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December 2, 2014

Jonathan Tobin: Defending the Right to a Jewish State

Heather Hale: Compliment your kids without giving them big heads

Megan Shauri: 10 ways you are ruining your own happiness

Carolyn Bigda: 8 Best Dividend Stocks for 2015

Kiplinger's Personal Finance editors: 7 Things You Didn't Know About Paying Off Student Loans

Samantha Olson: The Crucial Mistake 55% Of Parents Are Making At Their Baby's Bedtime

Densie Well, Ph.D., R.D. Open your eyes to yellow vegetables

The Kosher Gourmet by Megan Gordon With its colorful cache of purples and oranges and reds, COLLARD GREEN SLAW is a marvelous mood booster --- not to mention just downright delish
April 18, 2014

Rabbi Yonason Goldson: Clarifying one of the greatest philosophical conundrums in theology

Caroline B. Glick: The disappearance of US will

Megan Wallgren: 10 things I've learned from my teenagers

Lizette Borreli: Green Tea Boosts Brain Power, May Help Treat Dementia

John Ericson: Trying hard to be 'positive' but never succeeding? Blame Your Brain

The Kosher Gourmet by Julie Rothman Almondy, flourless torta del re (Italian king's cake), has royal roots, is simple to make, . . . but devour it because it's simply delicious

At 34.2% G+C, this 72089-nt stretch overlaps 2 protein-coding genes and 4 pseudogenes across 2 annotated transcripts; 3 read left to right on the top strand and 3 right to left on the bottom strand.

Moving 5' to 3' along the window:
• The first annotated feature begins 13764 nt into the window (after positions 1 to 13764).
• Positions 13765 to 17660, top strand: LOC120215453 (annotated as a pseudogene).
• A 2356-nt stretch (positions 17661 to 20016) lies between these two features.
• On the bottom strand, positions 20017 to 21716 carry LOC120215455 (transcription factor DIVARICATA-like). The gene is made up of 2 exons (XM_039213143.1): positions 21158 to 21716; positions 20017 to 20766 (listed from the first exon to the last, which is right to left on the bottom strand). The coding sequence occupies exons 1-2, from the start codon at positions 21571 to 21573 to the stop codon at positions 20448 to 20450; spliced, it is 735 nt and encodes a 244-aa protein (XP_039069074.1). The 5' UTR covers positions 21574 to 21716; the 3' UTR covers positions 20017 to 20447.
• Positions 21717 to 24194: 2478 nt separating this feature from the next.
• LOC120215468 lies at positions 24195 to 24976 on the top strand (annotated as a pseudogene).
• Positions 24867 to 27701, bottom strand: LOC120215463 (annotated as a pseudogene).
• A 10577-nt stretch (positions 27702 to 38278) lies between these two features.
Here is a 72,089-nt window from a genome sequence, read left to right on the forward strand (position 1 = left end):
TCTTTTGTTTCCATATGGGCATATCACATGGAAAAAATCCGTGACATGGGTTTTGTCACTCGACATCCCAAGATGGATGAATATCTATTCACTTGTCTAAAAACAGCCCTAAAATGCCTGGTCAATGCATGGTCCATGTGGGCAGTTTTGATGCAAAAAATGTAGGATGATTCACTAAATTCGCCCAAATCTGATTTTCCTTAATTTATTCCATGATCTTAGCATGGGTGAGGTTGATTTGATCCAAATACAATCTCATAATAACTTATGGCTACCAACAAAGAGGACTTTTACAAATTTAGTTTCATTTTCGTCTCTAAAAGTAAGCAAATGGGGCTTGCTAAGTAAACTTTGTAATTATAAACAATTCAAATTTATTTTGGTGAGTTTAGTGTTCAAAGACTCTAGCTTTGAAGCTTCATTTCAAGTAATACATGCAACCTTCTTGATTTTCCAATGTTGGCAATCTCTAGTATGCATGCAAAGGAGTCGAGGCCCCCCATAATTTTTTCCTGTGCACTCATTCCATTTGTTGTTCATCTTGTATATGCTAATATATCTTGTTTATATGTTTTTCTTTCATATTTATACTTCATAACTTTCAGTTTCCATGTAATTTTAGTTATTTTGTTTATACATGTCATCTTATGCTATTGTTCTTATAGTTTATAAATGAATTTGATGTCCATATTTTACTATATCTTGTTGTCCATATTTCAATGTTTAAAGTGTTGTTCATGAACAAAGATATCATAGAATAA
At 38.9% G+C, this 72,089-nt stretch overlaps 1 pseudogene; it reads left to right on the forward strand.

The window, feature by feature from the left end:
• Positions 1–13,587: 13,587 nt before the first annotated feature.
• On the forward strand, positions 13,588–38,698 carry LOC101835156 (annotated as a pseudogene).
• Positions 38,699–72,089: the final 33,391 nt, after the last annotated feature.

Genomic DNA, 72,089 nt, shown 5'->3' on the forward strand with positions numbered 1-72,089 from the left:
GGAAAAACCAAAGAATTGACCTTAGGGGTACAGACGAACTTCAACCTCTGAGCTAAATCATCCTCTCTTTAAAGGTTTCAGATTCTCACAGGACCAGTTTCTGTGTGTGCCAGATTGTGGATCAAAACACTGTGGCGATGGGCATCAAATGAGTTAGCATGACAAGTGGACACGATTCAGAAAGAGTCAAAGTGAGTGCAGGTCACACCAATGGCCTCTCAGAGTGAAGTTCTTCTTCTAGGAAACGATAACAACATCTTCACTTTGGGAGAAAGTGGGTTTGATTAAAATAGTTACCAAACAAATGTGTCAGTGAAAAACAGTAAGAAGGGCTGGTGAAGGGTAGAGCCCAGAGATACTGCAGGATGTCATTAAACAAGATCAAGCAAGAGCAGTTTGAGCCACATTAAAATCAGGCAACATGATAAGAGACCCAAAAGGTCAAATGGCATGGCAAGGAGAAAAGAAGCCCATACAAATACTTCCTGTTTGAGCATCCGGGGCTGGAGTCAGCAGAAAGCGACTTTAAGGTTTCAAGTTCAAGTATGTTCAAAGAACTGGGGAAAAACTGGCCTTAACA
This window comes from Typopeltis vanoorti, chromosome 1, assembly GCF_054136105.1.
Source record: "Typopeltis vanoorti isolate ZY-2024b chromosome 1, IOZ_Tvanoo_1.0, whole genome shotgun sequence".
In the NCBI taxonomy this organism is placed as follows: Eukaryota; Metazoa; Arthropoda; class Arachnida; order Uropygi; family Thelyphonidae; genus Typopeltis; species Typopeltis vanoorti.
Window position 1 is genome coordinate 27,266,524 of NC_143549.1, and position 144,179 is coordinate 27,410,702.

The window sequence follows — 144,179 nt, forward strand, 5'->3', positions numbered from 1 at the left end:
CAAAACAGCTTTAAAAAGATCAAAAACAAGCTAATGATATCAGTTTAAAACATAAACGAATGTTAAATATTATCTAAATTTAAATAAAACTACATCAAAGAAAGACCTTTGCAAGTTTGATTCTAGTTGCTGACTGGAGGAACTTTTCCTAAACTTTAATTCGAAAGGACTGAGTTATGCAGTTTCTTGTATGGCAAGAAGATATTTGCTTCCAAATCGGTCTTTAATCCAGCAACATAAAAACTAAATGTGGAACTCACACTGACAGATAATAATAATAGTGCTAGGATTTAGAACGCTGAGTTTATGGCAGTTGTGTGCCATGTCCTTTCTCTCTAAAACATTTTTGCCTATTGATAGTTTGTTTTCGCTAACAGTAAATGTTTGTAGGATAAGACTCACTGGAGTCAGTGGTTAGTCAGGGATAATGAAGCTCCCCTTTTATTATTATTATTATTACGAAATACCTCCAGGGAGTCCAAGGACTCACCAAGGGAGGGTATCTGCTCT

April 14, 2014

Rabbi Dr Naftali Brawer: Passover frees us from the tyranny of time

Greg Crosby: Passing Over Religion

Eric Schulzke: First degree: How America really recovered from a murder epidemic

Georgia Lee: When love is not enough: Teaching your kids about the realities of adult relationships

Cameron Huddleston: Freebies for Your Lawn and Garden

Gordon Pape: How you can tell if your financial adviser is setting you up for potential ruin

Dana Dovey: Up to 500,000 people die each year from hepatitis C-related liver disease. New Treatment Has Over 90% Success Rate

Justin Caba: Eating Watermelon Can Help Control High Blood Pressure

The Kosher Gourmet by Joshua E. London and Lou Marmon Don't dare pass over these Pesach picks for Manischewitz!

April 11, 2014

Rabbi Hillel Goldberg: Silence is much more than golden

Caroline B. Glick: Forgetting freedom at Passover

Susan Swann: How to value a child for who he is, not just what he does

Cameron Huddleston: 7 Financial Tasks You Should Tackle Right Now

Sandra Block and Lisa Gerstner: How to Profit From Your Passion

Susan Scutti: A Simple Blood Test Might Soon Diagnose Cancer

Chris Weller: Have A Slow Metabolism? Let Science Speed It Up For You

The Kosher Gourmet by Diane Rossen Worthington Whitefish Terrine: A French take on gefilte fish

April 9, 2014

Jonathan Tobin: Why Did Kerry Lie About Israeli Blame?

Samuel G. Freedman: A resolution 70 years later for a father's unsettling legacy of ashes from Dachau

Jessica Ivins: A resolution 70 years later for a father's unsettling legacy of ashes from Dachau

Kim Giles: Asking for help is not weakness

Kathy Kristof and Barbara Hoch Marcus: 7 Great Growth Israeli Stocks

Matthew Mientka: How Beans, Peas, And Chickpeas Cleanse Bad Cholesterol and Lowers Risk of Heart Disease

Sabrina Bachai: 5 At-Home Treatments For Headaches